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06 Jul 2008

Alain Séchas at the Musée Bourdelle, Paris

Alain Séchas: Centaure mourant 2.0, 2008
Photo: Florian Kleinefenn

Alain Séchas - Rêve Brisé


11 april - 24 august
Tuesday through Sunday from 10 a.m. to 6 p.m.

+33 1 49 54 73 73
+33 1 45 44 21 65

18, rue Antoine Bourdelle
F–75015 Paris

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Given carte blanche for this showing of his most recent works, Alain Séchas opted for working with exhibition space and different aspects of the Bourdelle œuvre.
His cat figure, which first made its appearance in 1997 in a protean mix of the comical and the absurd, has gone. Séchas is now focusing on ways of working that seem to have shelved funny drawings and anti-heroes in favour of efficacy of line - a change of course this exhibition testifies to via a sculpture and new drawings and paintings.
Dying Centaur 2.0, an electromechanical white polyester sculpture is not be found in the plaster cast room, next to Bourdelle's works. Using this avatar to appropriate the mythological Dying Centaur so dear to the master, Séchas pushes its movement to its culmination : made from the actual moulds used for the casting of the Bourdelle bronze, Dying Centaur 2.0 collapses, then rises again from its own ruins.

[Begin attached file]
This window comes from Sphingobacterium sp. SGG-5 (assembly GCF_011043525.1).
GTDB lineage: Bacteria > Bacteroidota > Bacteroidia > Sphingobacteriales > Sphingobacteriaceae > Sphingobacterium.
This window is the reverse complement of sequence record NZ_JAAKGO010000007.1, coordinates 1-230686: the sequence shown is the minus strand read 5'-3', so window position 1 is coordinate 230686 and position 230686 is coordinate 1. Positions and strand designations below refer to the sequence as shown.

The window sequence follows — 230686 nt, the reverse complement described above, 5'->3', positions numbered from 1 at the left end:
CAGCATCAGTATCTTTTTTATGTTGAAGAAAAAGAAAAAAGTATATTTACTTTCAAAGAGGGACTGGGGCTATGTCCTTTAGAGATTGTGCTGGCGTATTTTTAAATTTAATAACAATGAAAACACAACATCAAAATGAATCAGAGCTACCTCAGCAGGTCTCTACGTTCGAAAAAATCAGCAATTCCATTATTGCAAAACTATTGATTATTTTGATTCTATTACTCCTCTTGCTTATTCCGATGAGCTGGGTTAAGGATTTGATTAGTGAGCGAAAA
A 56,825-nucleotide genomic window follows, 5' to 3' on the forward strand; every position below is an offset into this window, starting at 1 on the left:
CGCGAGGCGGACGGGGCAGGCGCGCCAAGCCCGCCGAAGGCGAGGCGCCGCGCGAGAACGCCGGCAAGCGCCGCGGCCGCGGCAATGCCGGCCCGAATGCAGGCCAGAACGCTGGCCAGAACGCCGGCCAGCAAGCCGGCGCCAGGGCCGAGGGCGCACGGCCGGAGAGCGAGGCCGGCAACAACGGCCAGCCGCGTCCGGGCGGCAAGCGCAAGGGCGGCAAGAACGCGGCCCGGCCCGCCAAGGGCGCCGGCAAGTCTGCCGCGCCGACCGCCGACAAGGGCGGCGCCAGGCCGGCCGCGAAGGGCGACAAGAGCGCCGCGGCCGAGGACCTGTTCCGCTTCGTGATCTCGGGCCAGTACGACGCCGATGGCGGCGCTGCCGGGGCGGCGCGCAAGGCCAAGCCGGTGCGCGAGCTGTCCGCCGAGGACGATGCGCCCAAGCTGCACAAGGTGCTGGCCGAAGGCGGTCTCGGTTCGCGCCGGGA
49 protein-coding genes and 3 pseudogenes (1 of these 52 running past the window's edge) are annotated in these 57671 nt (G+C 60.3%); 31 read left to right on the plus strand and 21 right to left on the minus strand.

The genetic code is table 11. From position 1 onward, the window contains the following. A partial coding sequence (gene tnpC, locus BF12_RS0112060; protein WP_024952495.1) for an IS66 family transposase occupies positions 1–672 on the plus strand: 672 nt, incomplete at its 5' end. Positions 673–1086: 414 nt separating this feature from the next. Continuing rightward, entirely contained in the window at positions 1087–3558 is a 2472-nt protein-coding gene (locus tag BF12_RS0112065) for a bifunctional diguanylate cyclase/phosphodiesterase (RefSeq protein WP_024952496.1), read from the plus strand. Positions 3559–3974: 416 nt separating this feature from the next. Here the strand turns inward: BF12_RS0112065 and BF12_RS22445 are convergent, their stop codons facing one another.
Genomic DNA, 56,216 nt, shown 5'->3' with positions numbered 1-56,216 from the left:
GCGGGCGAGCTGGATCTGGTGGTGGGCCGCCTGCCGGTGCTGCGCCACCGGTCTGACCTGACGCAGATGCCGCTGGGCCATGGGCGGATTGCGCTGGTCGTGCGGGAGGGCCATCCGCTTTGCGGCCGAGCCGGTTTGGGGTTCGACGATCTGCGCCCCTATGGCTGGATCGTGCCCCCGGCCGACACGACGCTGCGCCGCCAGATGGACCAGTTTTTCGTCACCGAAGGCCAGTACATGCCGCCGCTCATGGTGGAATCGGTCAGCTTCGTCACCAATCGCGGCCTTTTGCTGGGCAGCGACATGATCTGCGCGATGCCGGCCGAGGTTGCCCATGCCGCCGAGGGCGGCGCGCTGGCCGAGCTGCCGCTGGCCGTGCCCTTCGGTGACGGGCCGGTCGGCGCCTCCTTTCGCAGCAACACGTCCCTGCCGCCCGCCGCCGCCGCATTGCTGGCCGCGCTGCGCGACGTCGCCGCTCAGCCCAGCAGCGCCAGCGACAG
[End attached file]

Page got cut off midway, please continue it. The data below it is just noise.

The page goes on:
The Bourdelle original has been moved into adjacent premises ; nearby a clock, titled Gong, tells the time.
The succession of rooms making up the museum is devoted to groups of drawings and paintings using standard tools and media : pencil, pastel, markers, acrylic paint. Involving no preliminary drawing no enlargement, these works are created in real time using continuous rotation of the support ; they are characterised by a free use of line and colour and the disappearance of the figure and narrative.
Critérium, a group of pencil drawings on paper, mingles accumulations of broken lines - infinite variations on black, evocative of crystallisations and heavy swell - with other lines seething over a seemingly boundless surface.
Grigri, acrylic marker drawings on corrugated cardboard, and Gobelins, pastels on paper, use overlapping, overlaying, cracking and erasure of lines to archieve transparency effects.
The acrylic paintings on cardboard, such as Le Plaisir and Citronnelle, are the outcome of the same approach, with tangles, spurts and disappearances of lines – sketched or more assertively drawn – saturating a perfectly matt surface.